The Flourishing Microfinance Market: Past, Present and Future A conversation with Fabio Sofia, Head of Business Development, and John Staehli, Head of Marketing and Communication, Symbiotics

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Symbiotics company profile map. Source: Symbiotics.

March 2015

The World Bank estimates that half of the world's adult population – more than 2.5 billion people – does not have an account at a formal financial institution. Thanks to the rapid development of technology, today any point of sale can act as a bank and many people have since gained access to credit and banking services. However, with over one billion people still living on less than US$ 1.25 a day the role of microfinance and impact investment has been growing in importance in the past ten years. With sustainability being an increasing imperative for businesses and investors, the potential to make a positive impact on social and economic development is set to fuel continued rapid growth in the microfinance sector. To understand the dynamics of this important financial sector, we met with Symbiotics, one of the largest microfinance investment institutions with operations worldwide, to see what has changed since they launched their microfinance activities ten years ago – and what they expect ahead.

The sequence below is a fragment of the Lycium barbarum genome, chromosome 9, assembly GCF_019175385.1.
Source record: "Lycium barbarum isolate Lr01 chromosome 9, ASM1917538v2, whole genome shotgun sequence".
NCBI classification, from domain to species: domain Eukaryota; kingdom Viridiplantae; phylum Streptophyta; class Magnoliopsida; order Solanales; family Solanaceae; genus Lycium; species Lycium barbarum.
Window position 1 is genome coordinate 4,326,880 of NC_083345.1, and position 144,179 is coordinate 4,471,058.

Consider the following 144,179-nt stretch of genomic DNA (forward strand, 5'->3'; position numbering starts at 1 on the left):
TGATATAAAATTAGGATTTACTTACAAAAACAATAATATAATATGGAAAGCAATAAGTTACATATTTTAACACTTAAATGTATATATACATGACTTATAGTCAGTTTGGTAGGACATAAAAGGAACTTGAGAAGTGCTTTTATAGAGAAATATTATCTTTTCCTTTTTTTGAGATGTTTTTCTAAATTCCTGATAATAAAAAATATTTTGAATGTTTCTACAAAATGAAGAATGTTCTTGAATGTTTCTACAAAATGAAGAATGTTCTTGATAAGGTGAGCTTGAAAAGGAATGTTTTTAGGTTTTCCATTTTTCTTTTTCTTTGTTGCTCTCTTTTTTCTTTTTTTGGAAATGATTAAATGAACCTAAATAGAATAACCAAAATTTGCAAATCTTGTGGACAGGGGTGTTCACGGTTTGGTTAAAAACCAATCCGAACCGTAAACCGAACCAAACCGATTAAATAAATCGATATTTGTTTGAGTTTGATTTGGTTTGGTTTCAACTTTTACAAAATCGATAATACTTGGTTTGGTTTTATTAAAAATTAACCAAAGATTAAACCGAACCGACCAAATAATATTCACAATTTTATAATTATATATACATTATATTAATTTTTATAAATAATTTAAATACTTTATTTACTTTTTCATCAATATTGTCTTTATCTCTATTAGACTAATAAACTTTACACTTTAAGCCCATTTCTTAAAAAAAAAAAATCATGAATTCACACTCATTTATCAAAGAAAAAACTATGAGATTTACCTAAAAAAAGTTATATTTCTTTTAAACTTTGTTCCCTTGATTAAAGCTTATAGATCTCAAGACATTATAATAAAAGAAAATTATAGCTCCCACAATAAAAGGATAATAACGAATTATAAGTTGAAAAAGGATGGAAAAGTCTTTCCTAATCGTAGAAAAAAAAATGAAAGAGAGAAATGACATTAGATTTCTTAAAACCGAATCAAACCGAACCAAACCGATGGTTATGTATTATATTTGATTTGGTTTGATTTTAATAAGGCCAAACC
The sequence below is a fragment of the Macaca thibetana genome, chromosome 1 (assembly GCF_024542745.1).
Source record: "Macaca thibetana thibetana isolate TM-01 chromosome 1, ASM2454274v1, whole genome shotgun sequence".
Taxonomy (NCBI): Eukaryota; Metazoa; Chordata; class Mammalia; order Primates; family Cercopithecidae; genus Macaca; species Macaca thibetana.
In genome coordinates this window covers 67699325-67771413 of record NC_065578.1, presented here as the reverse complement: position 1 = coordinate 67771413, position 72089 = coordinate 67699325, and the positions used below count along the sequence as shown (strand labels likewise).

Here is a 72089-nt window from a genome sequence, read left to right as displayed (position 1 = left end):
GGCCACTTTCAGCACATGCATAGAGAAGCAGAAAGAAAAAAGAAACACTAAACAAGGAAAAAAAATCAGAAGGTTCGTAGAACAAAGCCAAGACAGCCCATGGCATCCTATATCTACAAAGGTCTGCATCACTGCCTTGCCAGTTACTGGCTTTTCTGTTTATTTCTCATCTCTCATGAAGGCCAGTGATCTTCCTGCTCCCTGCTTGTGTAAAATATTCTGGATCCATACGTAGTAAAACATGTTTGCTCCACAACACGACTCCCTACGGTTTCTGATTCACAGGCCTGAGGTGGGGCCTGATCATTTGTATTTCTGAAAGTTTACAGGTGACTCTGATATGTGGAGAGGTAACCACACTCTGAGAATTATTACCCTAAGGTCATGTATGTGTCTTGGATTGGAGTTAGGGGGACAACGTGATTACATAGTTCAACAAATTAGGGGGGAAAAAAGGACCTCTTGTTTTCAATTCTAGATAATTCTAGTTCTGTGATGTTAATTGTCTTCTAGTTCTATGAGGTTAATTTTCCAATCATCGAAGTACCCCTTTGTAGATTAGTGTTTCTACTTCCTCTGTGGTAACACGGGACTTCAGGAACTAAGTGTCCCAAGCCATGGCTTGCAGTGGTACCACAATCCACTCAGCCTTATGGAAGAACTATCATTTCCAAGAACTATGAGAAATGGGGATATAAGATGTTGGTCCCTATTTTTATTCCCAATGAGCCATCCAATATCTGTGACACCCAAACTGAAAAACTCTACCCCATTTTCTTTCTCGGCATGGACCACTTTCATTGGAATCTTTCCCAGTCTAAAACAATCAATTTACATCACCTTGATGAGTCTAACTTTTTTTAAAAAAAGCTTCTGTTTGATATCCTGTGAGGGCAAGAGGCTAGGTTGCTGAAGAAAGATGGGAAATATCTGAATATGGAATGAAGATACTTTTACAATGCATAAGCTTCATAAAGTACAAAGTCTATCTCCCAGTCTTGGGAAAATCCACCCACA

Catalyzing change: A new model of philanthropy  A conversation with Jesper Nygård, CEO of Realdania





October 2013:

Just as businesses are becoming more actively engaged in addressing social challenges and developing new business models to deliver on both purpose and profit, so too are leading non-profit organizations rethinking their role, operating models and ways of working. Giving money to deserving projects is no longer enough. Realdania, along with other leading philanthropic organizations worldwide, is driving a new model of catalytic philanthropy that actively engages multiple stakeholders and communities in realizing sustainable positive changes environmentally, socially and economically. In the last 13 years Realdania has supported philanthropic initiatives with a total project value of approximately EUR 3.7 billion. Of this amount, Realdania’s grants account for EUR 1.9 billion, while other project partners have financed the additional amounts. We recently had the chance to speak with Jesper Nygård, CEO for Realdania in Denmark, to explore what this new approach means in driving positive changes in Danish communities.

Driving change through social innovation: A conversation with Stefan Crets, Executive Director of CSR Europe



March 2013

Before Stefan Crets became Executive Director of CSR Europe in 2011 he was a corporate social responsibility leader at Toyota Motor Europe. Now he is the Executive Director of the number one European business network for corporate social responsibility (CSR). Around 70 multinational corporations and 36 national partner organizations are part of CSR Europe. In total, the network reaches out to over 5,000 companies throughout Europe. CSR Europe launched the Enterprise 2020 initiative with emphasis on social innovation as a driver of corporate social responsibility.

Global Trends: How have perspectives on CSR changed in the last 10 to 15 years?